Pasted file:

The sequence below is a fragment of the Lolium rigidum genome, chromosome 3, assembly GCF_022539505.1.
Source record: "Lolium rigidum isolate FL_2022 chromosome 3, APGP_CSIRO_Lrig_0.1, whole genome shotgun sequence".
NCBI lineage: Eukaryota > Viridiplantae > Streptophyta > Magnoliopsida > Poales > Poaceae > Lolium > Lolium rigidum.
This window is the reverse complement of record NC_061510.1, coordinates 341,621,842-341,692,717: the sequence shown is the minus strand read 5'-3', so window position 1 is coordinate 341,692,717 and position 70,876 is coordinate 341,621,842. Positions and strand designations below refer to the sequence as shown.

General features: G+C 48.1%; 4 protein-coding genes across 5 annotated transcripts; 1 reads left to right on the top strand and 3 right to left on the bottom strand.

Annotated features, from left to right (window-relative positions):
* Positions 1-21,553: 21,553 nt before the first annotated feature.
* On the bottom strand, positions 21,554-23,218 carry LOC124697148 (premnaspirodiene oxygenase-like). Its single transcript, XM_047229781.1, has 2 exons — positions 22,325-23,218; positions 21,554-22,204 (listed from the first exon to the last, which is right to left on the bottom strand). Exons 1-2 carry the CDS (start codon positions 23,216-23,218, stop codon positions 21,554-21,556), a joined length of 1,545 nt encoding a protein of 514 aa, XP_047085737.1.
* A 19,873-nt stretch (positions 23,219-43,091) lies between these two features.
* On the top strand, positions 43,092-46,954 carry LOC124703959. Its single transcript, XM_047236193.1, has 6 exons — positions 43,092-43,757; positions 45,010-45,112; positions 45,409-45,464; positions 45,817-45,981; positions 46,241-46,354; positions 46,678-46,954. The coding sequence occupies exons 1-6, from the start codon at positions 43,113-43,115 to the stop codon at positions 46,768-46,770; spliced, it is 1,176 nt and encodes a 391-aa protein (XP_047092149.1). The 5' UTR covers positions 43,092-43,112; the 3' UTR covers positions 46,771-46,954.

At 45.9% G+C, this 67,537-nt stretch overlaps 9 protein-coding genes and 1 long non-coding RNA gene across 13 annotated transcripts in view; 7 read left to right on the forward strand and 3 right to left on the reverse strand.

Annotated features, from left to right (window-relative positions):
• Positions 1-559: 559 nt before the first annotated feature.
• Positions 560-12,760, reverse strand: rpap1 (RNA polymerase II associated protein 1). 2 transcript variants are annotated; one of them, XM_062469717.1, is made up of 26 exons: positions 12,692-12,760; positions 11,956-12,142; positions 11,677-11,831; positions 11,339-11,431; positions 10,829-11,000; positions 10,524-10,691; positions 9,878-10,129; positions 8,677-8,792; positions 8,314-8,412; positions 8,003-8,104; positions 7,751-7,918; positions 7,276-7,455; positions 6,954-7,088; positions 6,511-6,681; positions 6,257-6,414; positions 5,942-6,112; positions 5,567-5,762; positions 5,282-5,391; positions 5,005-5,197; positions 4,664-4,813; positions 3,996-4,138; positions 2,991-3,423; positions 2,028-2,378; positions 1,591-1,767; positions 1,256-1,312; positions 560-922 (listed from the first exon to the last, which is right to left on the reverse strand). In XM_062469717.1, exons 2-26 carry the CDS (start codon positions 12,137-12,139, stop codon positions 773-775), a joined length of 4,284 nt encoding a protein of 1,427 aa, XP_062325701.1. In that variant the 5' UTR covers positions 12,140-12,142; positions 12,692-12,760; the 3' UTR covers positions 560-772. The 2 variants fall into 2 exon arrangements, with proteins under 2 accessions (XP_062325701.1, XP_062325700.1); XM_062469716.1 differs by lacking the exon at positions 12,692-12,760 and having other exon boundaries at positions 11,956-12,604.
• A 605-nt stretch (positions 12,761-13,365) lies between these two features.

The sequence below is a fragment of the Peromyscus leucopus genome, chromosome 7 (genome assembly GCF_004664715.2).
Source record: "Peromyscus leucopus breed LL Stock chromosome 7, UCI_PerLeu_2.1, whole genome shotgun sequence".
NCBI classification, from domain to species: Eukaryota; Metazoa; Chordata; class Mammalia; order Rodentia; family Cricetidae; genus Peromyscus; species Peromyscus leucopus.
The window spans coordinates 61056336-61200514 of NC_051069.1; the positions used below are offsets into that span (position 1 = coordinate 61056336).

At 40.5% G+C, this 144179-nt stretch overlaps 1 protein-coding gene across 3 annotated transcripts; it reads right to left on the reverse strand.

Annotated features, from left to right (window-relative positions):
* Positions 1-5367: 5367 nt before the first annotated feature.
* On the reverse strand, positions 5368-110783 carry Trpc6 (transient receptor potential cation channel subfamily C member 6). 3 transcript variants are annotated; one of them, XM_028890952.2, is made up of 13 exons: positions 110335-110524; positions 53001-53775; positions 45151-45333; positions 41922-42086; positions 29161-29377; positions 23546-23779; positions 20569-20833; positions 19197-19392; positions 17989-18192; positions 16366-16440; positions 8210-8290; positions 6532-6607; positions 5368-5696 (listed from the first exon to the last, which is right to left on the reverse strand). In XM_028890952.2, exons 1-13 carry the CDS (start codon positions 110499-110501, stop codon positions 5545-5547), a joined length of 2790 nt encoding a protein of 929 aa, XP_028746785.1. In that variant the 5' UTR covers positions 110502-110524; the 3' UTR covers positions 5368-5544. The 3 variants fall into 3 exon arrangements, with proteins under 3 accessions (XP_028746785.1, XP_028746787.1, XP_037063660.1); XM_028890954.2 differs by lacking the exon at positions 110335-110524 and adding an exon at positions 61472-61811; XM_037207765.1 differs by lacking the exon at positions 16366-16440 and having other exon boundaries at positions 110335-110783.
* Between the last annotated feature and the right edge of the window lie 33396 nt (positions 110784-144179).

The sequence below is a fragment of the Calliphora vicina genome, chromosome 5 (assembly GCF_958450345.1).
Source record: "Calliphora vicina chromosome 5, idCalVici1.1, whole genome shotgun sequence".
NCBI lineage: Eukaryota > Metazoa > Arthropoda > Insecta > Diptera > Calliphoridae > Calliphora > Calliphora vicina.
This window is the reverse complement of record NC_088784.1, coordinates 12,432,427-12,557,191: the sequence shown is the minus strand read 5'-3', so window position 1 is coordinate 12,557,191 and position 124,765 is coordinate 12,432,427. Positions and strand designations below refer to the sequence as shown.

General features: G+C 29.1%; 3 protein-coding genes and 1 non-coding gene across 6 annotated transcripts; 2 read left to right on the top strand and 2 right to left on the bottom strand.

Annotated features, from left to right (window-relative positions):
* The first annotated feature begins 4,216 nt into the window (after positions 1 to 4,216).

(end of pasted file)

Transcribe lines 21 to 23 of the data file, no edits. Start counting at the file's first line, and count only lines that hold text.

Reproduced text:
Annotated features, from left to right (window-relative positions):
* Positions 1-5367: 5367 nt before the first annotated feature.
* On the reverse strand, positions 5368-110783 carry Trpc6 (transient receptor potential cation channel subfamily C member 6). 3 transcript variants are annotated; one of them, XM_028890952.2, is made up of 13 exons: positions 110335-110524; positions 53001-53775; positions 45151-45333; positions 41922-42086; positions 29161-29377; positions 23546-23779; positions 20569-20833; positions 19197-19392; positions 17989-18192; positions 16366-16440; positions 8210-8290; positions 6532-6607; positions 5368-5696 (listed from the first exon to the last, which is right to left on the reverse strand). In XM_028890952.2, exons 1-13 carry the CDS (start codon positions 110499-110501, stop codon positions 5545-5547), a joined length of 2790 nt encoding a protein of 929 aa, XP_028746785.1. In that variant the 5' UTR covers positions 110502-110524; the 3' UTR covers positions 5368-5544. The 3 variants fall into 3 exon arrangements, with proteins under 3 accessions (XP_028746785.1, XP_028746787.1, XP_037063660.1); XM_028890954.2 differs by lacking the exon at positions 110335-110524 and adding an exon at positions 61472-61811; XM_037207765.1 differs by lacking the exon at positions 16366-16440 and having other exon boundaries at positions 110335-110783.